Select language:

Alina Zagitova and Maria Sotskova win gold and silver at the Grand Prix Final

 / Главная / Russkiy Mir Foundation / News / Alina Zagitova and Maria Sotskova win gold and silver at the Grand Prix Final

Alina Zagitova and Maria Sotskova win gold and silver at the Grand Prix Final


10.12.2017

 BY-SA 4.0//wikimedia.org15 year-old Alina Zagitova performed a near-flawless free skate on December 9th to win the figure skating Grand Prix Final, Nagoya, Japan, IA Interfax reports.

"I am pleased with my performance," Zagitova said. "There were a few glitches, but they were minor. I am glad I was able to deal with my nerves."

Maria Sotskova, who was fourth after the short program moved up to second place with 216.28 points, while Canadian Kaetlyn Osmond who was leading after the short program, fell on her triple salchow and dropped to 215.16 points taking the third place.

Coaches of our athletes were happy to have such a great result despite the absence of the major team member, two-time defending world champion Evgenia Medvedeva who had to stay home because of a foot fracture.

It is worth mentioning that the whole pedestal was taken by Russian figure  skaters at the Junior Grand Prix Final that was held in Nagoya two days before the adult competition.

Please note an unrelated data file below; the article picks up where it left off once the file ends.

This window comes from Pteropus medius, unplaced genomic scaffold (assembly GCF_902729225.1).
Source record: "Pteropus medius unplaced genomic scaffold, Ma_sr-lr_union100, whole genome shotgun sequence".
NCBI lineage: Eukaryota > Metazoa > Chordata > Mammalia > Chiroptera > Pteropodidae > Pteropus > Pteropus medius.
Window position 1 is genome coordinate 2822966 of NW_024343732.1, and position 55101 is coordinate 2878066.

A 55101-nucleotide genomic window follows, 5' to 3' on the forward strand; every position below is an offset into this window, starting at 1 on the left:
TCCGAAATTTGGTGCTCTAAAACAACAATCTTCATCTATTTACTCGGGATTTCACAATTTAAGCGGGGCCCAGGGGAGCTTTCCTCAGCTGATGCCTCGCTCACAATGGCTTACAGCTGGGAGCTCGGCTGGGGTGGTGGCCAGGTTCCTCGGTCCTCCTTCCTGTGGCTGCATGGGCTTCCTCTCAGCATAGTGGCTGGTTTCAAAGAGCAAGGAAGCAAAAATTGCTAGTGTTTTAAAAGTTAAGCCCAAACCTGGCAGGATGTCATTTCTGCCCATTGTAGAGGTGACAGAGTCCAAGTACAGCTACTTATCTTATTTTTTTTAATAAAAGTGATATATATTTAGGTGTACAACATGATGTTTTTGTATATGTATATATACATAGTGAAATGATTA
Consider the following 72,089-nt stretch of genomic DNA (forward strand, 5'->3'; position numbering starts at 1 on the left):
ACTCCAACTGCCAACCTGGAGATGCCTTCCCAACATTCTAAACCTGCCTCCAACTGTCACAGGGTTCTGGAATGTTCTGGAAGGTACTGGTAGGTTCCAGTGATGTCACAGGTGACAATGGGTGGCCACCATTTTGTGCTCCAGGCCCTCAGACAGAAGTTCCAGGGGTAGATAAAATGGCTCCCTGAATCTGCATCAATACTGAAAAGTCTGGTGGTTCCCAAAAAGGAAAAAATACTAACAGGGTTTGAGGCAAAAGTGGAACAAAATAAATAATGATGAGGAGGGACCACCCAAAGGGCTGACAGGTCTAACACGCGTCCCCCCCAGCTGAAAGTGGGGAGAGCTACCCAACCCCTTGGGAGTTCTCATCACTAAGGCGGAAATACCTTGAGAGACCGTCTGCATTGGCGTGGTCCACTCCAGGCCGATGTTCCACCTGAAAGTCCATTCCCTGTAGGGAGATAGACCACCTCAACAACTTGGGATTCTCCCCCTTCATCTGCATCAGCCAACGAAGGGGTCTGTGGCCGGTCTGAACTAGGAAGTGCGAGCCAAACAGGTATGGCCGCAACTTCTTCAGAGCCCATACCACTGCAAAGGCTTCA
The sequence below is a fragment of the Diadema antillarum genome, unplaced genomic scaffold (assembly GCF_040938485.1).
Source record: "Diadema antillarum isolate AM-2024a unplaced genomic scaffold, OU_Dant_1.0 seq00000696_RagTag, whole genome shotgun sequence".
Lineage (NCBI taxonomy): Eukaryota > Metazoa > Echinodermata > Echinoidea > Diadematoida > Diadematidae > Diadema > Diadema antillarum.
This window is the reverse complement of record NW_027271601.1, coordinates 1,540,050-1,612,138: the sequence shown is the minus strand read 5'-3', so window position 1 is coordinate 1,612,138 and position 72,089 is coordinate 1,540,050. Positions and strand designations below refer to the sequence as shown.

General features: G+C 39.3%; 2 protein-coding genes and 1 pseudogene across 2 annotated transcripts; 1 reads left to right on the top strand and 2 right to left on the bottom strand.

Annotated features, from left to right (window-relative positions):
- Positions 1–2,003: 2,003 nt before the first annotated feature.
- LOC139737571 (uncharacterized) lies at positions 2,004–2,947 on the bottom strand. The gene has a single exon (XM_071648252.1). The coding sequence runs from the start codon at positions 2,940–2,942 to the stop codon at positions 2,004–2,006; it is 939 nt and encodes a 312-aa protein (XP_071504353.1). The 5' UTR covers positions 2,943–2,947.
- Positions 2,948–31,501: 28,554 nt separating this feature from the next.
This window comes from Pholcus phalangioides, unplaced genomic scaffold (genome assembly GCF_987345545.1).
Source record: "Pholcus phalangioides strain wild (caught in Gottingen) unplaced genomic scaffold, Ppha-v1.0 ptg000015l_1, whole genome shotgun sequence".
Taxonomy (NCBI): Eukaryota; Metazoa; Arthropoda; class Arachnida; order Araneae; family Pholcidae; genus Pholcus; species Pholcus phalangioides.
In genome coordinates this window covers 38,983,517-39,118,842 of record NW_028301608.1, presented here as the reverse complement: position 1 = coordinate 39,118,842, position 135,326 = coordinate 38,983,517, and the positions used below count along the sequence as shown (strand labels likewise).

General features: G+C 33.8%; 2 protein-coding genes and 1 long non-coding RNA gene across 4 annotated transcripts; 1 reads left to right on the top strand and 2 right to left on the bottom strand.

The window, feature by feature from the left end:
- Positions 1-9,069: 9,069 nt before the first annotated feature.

The Grand Prix Final is the last major international competition before the Winter Olympics in Pyeongchang.

Russkiy Mir

Publications

Since the beginning of the unrest in Kazakhstan, some media and Telegram channels have speculated about the threat to Russians living in the Republic. Allegedly, the introduction of CSTO forces would put them in danger due to the rise of Kazakh nationalism. Izvestia talked to Russians living in the country to find out how the January events had affected their relations with Kazakhs. Interviewees claimed that the introduction of CSTO peacekeepers had no effect on interethnic dialogue because the Russians living in the Republic were not associated with Russia - they were locals. However, according to Izvestia's interlocutors, there is still intolerance at the mundane level.
Vladimir Kanevsky moved from St. Petersburg to the U.S. in the 1980s. He's got engaged in creating porcelain flowers instead of architecture, which was an unexpected move even for him. Now designers of international fame collect exquisite bouquets by Vladimir Kanevsky, and the best museums of the world arrange exhibitions of his works.